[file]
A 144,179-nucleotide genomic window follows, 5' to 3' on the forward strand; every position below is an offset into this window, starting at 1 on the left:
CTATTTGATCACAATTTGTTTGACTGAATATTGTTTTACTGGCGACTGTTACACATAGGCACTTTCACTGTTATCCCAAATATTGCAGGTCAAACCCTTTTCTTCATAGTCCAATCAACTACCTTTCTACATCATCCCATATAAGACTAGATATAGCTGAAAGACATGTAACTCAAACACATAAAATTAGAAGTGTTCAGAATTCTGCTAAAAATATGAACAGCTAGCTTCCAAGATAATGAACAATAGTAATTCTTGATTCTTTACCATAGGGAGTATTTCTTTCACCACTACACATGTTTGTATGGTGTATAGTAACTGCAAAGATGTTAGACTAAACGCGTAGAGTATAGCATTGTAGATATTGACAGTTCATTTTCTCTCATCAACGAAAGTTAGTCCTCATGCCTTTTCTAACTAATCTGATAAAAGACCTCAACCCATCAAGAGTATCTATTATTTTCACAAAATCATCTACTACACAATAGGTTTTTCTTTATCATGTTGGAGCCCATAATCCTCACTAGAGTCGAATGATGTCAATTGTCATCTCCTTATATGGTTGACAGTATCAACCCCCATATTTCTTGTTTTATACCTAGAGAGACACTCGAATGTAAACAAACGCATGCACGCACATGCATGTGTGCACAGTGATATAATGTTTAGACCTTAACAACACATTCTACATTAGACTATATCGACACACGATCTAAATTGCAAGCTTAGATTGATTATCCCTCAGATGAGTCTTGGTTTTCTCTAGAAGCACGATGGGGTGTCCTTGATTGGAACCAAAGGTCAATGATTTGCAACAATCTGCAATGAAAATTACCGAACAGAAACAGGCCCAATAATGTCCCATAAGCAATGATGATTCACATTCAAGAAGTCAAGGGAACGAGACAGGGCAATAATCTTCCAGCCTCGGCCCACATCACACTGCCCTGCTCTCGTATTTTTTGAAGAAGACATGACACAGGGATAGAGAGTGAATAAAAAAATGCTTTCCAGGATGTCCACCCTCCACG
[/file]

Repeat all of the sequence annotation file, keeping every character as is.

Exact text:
A 144,179-nucleotide genomic window follows, 5' to 3' on the forward strand; every position below is an offset into this window, starting at 1 on the left:
CTATTTGATCACAATTTGTTTGACTGAATATTGTTTTACTGGCGACTGTTACACATAGGCACTTTCACTGTTATCCCAAATATTGCAGGTCAAACCCTTTTCTTCATAGTCCAATCAACTACCTTTCTACATCATCCCATATAAGACTAGATATAGCTGAAAGACATGTAACTCAAACACATAAAATTAGAAGTGTTCAGAATTCTGCTAAAAATATGAACAGCTAGCTTCCAAGATAATGAACAATAGTAATTCTTGATTCTTTACCATAGGGAGTATTTCTTTCACCACTACACATGTTTGTATGGTGTATAGTAACTGCAAAGATGTTAGACTAAACGCGTAGAGTATAGCATTGTAGATATTGACAGTTCATTTTCTCTCATCAACGAAAGTTAGTCCTCATGCCTTTTCTAACTAATCTGATAAAAGACCTCAACCCATCAAGAGTATCTATTATTTTCACAAAATCATCTACTACACAATAGGTTTTTCTTTATCATGTTGGAGCCCATAATCCTCACTAGAGTCGAATGATGTCAATTGTCATCTCCTTATATGGTTGACAGTATCAACCCCCATATTTCTTGTTTTATACCTAGAGAGACACTCGAATGTAAACAAACGCATGCACGCACATGCATGTGTGCACAGTGATATAATGTTTAGACCTTAACAACACATTCTACATTAGACTATATCGACACACGATCTAAATTGCAAGCTTAGATTGATTATCCCTCAGATGAGTCTTGGTTTTCTCTAGAAGCACGATGGGGTGTCCTTGATTGGAACCAAAGGTCAATGATTTGCAACAATCTGCAATGAAAATTACCGAACAGAAACAGGCCCAATAATGTCCCATAAGCAATGATGATTCACATTCAAGAAGTCAAGGGAACGAGACAGGGCAATAATCTTCCAGCCTCGGCCCACATCACACTGCCCTGCTCTCGTATTTTTTGAAGAAGACATGACACAGGGATAGAGAGTGAATAAAAAAATGCTTTCCAGGATGTCCACCCTCCACG